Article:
A 3D planning system based on computed tomographic (CT) data was presented by Troulis, et al. . In this work, a three-dimensional CT scan of the craniofacial skeleton forms the database. Software developed in the Harvard Surgical Planning Laboratory was modified for the craniofacial skeleton. A 'cutting tool' is used to segment the mandible and segments are moved to their predicted regions. A 'collision tool', alerts the operator of skeletal interferences. This gave the idea of mandible modelling. However, the concept of a haptic system was not yet introduced and there was no haptic force feedback in the system.
A method of building a cutting simulation using triangle mesh  was added along with a haptic device into the system. The tooth model was built by multilayer points scan using a laser scanner, and then reconstructed to form a triangle meshed model. A contact force model was proposed to describe the cutting process, while three different type of tools, the Physical Tool, the Virtual Tool, and the Cutting Tool, were introduced to perform the force computation and material removal.
In a force analysis in haptic simulation of bone machining Arbabtafti, et al.  introduced a force model for a bone milling tool with the calculated tangential cutting force. A voxelized force model was built for haptic simulation, including the consideration of size, spindle speed and rendering algorithm. Compared to a frictionless point based model that implements a spring force acting perpendicular to the surface of the bone, and the multipoint approach in which the spherical tool is represented by a number of sample points over the tool surface, more force analyses were considered. As a result, this approach makes their model computationally more expensive. Considered to be the low rate haptic rendering now, their stability doesn't meet the requirement for real-time force feedback and still need to be improved.
In 2012, another physics based model of bone machining was created . This model considered impact mechanics to model the bone cutting process. Previous models had been created which used similar theories to model the cutting, including Agus, et al.  model. Wang, et al.  proposed that the speed of the drilling and sawing tools would be an important factor to consider when modelling the forces felt during the bone machining process. Haptic forces and torques generated on the motor driven tools were computed using impulse based dynamics. Using these values mathematical models for bone sawing, cutting and burring were generated. This use of impulse based dynamics for calculating the cutting forces as the tools rotated at high speeds is in contrast to Arbabtafti, et al.  model which considered spindle speeds but simply averaged the forces rather than applying the accurate forces felt for every tooth of the tool during its angular rotation.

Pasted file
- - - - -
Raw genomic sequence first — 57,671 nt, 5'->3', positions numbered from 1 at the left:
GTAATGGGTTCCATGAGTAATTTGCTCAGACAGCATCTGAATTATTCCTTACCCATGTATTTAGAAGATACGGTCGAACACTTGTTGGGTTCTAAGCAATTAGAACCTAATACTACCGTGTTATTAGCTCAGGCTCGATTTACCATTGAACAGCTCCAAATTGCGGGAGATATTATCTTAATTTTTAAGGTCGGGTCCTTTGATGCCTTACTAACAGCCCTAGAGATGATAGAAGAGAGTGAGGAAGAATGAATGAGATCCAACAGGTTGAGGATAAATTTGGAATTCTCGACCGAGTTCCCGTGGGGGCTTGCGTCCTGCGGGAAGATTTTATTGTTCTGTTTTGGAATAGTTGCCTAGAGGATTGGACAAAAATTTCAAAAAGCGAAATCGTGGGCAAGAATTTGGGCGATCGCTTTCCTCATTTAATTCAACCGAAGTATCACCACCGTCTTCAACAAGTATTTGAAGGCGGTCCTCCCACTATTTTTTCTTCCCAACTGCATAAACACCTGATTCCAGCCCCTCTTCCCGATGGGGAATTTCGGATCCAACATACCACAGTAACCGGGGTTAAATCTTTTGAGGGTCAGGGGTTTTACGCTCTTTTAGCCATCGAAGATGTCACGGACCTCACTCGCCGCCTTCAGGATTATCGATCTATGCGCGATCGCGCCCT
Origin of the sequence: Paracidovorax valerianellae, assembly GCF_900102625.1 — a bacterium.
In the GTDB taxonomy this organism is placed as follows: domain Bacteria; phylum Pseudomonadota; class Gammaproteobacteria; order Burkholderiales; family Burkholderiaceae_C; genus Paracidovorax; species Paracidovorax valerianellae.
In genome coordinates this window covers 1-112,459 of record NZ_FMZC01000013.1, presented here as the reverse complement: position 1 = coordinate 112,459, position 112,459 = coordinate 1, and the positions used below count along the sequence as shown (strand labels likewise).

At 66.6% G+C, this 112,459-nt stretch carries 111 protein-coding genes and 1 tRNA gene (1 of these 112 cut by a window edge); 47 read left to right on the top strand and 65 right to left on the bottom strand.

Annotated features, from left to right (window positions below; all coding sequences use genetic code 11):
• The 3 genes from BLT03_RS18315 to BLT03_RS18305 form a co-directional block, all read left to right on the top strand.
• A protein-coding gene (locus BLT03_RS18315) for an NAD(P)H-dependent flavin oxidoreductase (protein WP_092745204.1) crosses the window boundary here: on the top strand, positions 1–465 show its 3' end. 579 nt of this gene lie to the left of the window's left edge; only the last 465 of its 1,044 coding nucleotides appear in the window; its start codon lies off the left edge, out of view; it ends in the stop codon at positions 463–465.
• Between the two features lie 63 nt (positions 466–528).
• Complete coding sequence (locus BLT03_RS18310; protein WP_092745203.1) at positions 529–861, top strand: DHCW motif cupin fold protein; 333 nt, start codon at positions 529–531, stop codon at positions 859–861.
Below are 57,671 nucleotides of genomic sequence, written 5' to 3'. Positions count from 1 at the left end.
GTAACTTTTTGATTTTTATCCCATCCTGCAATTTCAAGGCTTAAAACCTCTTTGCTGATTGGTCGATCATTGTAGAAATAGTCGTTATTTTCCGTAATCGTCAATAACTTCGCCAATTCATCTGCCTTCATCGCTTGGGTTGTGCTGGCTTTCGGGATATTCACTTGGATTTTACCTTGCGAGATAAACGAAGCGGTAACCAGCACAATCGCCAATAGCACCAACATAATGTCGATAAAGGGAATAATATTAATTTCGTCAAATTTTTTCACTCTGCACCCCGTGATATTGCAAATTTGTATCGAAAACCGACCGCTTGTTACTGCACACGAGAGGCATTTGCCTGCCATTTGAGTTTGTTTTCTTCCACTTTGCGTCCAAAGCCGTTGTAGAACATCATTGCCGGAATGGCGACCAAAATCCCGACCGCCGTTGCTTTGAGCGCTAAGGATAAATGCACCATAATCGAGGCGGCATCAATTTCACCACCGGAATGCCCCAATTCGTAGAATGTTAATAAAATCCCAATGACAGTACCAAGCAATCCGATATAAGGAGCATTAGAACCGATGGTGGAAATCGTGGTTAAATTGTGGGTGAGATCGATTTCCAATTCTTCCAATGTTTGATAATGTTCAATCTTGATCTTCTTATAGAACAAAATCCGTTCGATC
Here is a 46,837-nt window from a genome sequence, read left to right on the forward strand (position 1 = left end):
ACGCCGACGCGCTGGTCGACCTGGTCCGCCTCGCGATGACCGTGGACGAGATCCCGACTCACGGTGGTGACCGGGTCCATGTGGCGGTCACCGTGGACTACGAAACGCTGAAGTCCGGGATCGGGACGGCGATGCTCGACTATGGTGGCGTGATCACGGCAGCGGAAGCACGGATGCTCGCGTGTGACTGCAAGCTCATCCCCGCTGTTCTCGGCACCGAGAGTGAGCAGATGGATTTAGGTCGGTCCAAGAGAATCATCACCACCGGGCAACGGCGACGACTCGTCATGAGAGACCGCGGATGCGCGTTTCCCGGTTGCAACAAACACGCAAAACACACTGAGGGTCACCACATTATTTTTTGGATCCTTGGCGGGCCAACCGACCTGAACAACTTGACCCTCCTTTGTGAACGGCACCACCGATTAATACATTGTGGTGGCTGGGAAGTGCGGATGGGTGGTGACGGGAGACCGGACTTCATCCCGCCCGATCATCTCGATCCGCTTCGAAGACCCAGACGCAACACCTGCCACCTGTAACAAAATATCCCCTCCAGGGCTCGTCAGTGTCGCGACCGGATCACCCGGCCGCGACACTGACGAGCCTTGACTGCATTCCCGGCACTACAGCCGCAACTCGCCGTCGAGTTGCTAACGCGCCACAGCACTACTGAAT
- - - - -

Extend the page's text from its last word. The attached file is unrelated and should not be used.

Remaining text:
A novel haptic model  was built that a user can use a virtual cutting tool to cut a thin slice of maxillofacial bone off. When the tool attaches the slice that need to be cut, the slice with the same thickness of the cutting tool can be dragged down until it no longer attaches the main part. This simulated the cutting process as a removing process of a targeted jaw bone operations. Although the realism of this model and the haptic feedback is less ideal than that from a triangle mesh and voxel model, it's far more computational efficient and has less time lag. As a result, the user experience has be improved. This model is however based on an experimental friction model and it is required further scientific improvement on its accuracy. Thus, this simulation method of cutting procedure is used for further investigation in this research.
One area where this model may lose some realism is the way in which the material properties of the bone have been modelled. Although mechanical properties have been considered, for example the cutting coefficient is calculated using Young's modulus and Poisson's Ratio, the values used for these properties are assumed and considered to be constant throughout a cutting section. In reality, these properties would vary throughout the various tissues within a bone and also in addition, they vary from one patient to another. Schwartz, et al. argued that, "The direction of maximum stiffness, cortical thickness, cortical density, and elastic properties for the dentate human mandible demonstrate unique regional variation" . As this model considers the mandible to be one component with consistent Young's Modulus and Poisons Ratio, it is fundamentally unrealistic and inherently in accurate. This hence creates a less realistic force feedback for any simulation.